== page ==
116 3rd St SE
Cedar Rapids, Iowa 52401
Are the caucuses going to ruin ‘The Bachelor’ for Iowa fans?
Two unbelievable journeys like you've never seen before will collide at 7 p.m. Monday as they compete for TV airtime.
That's when Iowans will gather at caucus sites throughout the state and beyond to decide which candidates they want as the Democratic and Republican presidential nominees.
Starting at the same time, 'Bachelor” Peter Weber will be making similarly life-changing choices on ABC.
The network is hyping a special three-hour episode of 'The Bachelor” that likely will overlap coverage of the caucuses.
So will any Iowa fans even get to see it?
In Eastern Iowa, the local ABC affiliate, KCRG-TV, hopes so.
News Director Adam Carros said he considered the wrath of 'Bachelor” fans when mapping out the station's coverage plan. While there will be some interruptions to the show, the episode won't be completely canceled by caucus updates.
'We knew there would be backlash if we covered up Bachelor,” he said. 'This way we can still have extended caucus coverage on 9.2 and people who don't care or are more interested can still see ‘The Bachelor.'”
The Cedar Rapids station was going to air extended live coverage on its main channel but bent when the extended 'Bachelor” episode was announced.
'You're not kidding on the vocal nature of ‘Bachelor' fans when the show gets interrupted,” Carros said in an email.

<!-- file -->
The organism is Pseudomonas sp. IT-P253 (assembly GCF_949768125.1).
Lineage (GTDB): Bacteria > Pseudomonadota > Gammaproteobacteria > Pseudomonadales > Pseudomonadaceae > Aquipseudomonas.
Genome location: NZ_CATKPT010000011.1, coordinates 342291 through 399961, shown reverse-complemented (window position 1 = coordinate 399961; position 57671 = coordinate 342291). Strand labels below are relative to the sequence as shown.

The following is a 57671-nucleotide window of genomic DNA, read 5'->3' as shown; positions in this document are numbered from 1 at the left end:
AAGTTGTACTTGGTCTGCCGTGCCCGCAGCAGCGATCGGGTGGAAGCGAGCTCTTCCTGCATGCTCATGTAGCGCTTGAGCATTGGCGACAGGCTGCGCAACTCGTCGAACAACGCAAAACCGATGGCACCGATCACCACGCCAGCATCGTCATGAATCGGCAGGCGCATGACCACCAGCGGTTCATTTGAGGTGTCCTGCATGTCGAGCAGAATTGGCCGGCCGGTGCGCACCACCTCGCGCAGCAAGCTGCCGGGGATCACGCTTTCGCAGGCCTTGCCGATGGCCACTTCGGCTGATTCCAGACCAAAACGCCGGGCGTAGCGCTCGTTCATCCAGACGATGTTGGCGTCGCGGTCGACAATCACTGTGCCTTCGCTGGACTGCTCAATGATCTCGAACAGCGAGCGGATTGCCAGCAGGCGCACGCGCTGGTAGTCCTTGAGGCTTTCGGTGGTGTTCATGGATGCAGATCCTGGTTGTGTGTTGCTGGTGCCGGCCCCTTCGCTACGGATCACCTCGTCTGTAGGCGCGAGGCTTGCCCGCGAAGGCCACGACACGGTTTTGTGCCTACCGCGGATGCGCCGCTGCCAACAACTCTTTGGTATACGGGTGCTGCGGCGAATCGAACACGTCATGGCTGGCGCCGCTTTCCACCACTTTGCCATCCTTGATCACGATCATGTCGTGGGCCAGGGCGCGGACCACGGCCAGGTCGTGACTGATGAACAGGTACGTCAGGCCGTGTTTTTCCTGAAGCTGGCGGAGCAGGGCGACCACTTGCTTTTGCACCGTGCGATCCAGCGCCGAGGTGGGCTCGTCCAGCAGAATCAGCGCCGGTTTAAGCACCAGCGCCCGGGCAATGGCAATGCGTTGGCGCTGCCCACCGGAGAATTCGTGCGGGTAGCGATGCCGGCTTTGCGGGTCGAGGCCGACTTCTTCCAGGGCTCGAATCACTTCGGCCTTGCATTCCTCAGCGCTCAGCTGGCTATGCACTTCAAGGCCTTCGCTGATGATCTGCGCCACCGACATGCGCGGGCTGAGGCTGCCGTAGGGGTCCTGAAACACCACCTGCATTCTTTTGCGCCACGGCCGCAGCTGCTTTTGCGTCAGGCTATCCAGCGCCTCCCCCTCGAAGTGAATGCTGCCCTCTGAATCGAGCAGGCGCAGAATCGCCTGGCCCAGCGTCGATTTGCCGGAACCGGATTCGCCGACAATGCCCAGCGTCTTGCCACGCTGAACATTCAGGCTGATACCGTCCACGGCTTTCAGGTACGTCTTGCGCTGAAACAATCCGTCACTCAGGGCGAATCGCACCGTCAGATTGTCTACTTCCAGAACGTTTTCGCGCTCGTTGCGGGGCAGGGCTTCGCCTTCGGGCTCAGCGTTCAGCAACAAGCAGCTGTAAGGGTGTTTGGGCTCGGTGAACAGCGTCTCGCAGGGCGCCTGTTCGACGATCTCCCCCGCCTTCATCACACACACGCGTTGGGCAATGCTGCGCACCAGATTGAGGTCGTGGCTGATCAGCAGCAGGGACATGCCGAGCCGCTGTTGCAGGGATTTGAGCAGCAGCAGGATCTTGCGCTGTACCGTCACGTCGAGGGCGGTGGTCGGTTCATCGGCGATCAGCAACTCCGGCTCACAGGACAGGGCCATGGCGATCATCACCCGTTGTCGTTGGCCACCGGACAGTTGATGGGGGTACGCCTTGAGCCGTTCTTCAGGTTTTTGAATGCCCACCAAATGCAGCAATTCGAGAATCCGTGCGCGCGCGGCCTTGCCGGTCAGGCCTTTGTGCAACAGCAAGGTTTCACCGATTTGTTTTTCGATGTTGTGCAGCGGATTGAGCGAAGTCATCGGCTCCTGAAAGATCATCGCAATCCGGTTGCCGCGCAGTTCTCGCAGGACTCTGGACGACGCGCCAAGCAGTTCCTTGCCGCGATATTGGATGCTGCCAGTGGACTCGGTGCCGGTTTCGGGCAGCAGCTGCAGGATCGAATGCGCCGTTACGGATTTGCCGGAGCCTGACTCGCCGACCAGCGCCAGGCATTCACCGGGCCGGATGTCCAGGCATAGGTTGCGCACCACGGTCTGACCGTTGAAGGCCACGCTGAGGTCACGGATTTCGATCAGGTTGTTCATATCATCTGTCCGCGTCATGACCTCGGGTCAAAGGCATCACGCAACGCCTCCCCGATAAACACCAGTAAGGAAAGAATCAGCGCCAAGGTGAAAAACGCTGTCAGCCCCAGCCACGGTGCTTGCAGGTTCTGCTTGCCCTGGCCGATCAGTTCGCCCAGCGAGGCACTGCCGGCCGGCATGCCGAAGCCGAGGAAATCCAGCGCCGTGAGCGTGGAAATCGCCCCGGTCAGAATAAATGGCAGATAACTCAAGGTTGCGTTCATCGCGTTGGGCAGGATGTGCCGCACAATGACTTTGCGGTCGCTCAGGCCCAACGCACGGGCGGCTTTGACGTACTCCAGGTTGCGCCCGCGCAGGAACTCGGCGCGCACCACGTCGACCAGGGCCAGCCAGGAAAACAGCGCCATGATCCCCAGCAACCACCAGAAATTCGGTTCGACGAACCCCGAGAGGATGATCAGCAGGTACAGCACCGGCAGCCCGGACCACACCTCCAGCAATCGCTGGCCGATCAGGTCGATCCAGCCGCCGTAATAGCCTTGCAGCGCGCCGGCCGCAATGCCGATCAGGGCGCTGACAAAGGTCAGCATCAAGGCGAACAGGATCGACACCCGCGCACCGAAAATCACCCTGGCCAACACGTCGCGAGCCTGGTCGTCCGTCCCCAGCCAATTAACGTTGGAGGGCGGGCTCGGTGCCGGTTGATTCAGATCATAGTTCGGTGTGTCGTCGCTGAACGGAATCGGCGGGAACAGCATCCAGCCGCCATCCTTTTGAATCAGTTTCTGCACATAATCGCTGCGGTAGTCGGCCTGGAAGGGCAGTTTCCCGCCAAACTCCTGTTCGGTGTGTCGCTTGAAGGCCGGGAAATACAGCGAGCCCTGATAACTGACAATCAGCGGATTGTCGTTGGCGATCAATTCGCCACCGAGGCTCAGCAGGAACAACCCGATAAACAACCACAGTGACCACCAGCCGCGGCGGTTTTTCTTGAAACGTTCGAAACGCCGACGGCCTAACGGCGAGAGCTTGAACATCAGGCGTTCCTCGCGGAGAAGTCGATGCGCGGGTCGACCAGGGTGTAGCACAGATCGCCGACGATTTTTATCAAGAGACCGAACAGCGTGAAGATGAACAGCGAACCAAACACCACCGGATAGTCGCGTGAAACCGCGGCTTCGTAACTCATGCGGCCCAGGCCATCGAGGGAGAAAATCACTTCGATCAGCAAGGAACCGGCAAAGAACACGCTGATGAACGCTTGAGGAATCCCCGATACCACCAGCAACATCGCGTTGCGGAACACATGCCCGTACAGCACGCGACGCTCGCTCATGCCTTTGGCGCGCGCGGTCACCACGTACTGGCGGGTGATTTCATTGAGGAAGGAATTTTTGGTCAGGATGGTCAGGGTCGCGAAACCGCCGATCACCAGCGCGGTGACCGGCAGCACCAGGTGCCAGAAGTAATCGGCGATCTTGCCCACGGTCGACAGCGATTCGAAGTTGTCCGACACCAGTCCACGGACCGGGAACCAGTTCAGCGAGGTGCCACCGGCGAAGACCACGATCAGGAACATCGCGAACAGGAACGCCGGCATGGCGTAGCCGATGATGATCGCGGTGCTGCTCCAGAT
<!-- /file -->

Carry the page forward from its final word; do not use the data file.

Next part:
Past cut-ins for breaking news and weather emergencies seldom have gone unnoticed by viewers waiting to see who accepts a rose every week - their ticket to stay on the show.
Some 7.6 million Americans tuned into last week's episode, which saw Weber take Iowa native and noted Champagne consumer Kelsey Weier on a coveted one-on-date date through Cleveland.
In Monday's episode, Weber and the remaining bachelorettes travel to Costa Rica and - in what's sure to be the most dramatic reveal ever - the bachelor will share how he ended up with a 22-inch scar on his forehead, according to an ABC news release.
This isn't the first time the televised popularity contests have shared airtime. On July 30, Hannah Brown's season finale of 'The Bachelorette” had 7.4 million viewers, while CNN's Democratic debate got 8.7 million.
Carros, who only has so much control over local airwaves, said he doesn't know when national ABC News might interrupt Monday's episode.
'But our plans will be dictated by when results come in with an eye to what's happening on the show,” he said. 'In other words, we will try at all costs not to cover up a rose ceremony!”
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